As I stated in a previous column, plain common sense will convincingly show the value of masks. Those working with fumes or dusts wear mask; welders, spray painters, sewage workers, all wear mask. When you cover your nose when someone near you farts, you get much less of the “aroma.” If there are 20 persons, ten wearing a mask, and the other 10 not wearing one, and you spray their faces with flour or washable paint, which group would have less flour or paint on their faces? If the spray were a sneeze from a COVID-19 patient, which group would get a much larger dose of the virus and more likely to be infected? Remember, the lower the viral dose, the lesser the chance of infection, everything else being equal.

One final question: For those who do not believe wearing a mask minimizes, if not prevents, infection, would you allow the surgeon operating on you or your loved ones not to wear a mask during surgery?

You Honor, I rest my case.

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Philip S. Chua, MD, FACS, FPCS, a Cardiac Surgeon Emeritus based in Northwest Indiana and Las Vegas, Nevada, is an international medical lecturer/author, a Health Advocate, and Chairman of the Filipino United Network-USA, a 501(c)3 humanitarian foundation in the United States. Websites: and Email:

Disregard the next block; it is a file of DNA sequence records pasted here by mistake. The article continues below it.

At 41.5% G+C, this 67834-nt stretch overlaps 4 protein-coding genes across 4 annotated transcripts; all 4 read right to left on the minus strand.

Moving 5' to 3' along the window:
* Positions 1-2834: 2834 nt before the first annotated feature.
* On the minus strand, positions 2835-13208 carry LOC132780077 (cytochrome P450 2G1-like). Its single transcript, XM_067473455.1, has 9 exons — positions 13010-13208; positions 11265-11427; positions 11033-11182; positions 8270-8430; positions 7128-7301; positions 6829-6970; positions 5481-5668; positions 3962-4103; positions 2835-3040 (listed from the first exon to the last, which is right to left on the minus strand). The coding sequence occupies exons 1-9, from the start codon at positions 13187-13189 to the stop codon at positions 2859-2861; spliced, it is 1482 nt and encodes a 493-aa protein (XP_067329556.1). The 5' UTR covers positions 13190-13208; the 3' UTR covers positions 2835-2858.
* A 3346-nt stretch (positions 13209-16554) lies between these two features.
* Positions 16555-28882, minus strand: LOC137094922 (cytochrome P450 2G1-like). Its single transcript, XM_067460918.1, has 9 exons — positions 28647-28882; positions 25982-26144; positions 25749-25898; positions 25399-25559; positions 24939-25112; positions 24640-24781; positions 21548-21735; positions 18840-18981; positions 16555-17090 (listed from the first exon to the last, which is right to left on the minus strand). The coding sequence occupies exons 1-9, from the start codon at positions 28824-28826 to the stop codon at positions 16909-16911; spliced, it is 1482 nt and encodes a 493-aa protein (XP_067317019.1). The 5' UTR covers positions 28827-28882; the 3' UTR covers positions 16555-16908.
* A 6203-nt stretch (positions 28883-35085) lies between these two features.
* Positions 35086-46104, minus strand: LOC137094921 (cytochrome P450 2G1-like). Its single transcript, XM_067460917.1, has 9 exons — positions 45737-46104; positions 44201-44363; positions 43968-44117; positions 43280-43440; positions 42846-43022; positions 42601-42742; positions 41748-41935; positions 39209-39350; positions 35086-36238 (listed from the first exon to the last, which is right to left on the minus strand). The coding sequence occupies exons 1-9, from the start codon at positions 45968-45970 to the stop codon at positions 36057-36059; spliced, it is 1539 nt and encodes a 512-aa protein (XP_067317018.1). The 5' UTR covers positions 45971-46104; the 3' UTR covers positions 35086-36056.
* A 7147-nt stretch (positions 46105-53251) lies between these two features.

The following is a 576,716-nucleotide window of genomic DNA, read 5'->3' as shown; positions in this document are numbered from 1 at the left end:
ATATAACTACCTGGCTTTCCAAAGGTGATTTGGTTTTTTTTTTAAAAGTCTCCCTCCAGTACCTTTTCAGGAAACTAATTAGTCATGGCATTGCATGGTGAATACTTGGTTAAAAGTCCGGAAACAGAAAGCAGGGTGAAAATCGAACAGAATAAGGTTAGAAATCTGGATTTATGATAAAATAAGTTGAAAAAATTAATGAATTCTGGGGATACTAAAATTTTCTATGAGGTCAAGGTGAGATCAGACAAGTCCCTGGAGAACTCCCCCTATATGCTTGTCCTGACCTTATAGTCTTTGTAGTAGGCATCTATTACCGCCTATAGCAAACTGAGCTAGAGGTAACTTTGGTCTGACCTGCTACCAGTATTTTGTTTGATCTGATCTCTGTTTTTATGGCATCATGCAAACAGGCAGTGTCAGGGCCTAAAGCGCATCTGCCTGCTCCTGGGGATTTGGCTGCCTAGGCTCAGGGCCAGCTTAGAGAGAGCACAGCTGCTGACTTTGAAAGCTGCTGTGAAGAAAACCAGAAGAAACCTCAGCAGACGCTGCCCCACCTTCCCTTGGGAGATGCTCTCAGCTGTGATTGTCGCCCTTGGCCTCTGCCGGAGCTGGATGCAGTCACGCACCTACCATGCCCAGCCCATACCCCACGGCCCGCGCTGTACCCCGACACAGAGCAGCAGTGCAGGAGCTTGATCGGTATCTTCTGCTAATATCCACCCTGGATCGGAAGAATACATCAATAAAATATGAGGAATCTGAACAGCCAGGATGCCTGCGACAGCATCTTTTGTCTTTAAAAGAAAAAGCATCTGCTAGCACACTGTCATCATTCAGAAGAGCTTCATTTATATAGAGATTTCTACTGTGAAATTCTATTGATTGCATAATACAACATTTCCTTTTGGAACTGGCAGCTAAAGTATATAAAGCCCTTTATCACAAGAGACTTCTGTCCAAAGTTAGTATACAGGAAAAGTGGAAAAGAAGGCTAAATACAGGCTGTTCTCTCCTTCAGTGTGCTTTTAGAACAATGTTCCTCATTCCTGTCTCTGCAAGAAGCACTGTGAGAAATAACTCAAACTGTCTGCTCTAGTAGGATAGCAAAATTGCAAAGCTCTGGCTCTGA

Dr. Philip S. Chua

Philip S. Chua, MD, FACS, FPCS, Cardiac Surgeon Emeritus in Northwest Indiana and chairman of cardiac surgery from 1997 to 2010 at Cebu Doctors University Hospital, where he holds the title of Physician Emeritus in Surgery, is based in Las Vegas, Nevada. He is a Fellow of the American College of Surgeons, the Philippine College of Surgeons, and the Denton A. Cooley Cardiovascular Surgical Society. He is the chairman of the Filipino United Network – USA, a 501(c)(3) humanitarian foundation in the United States.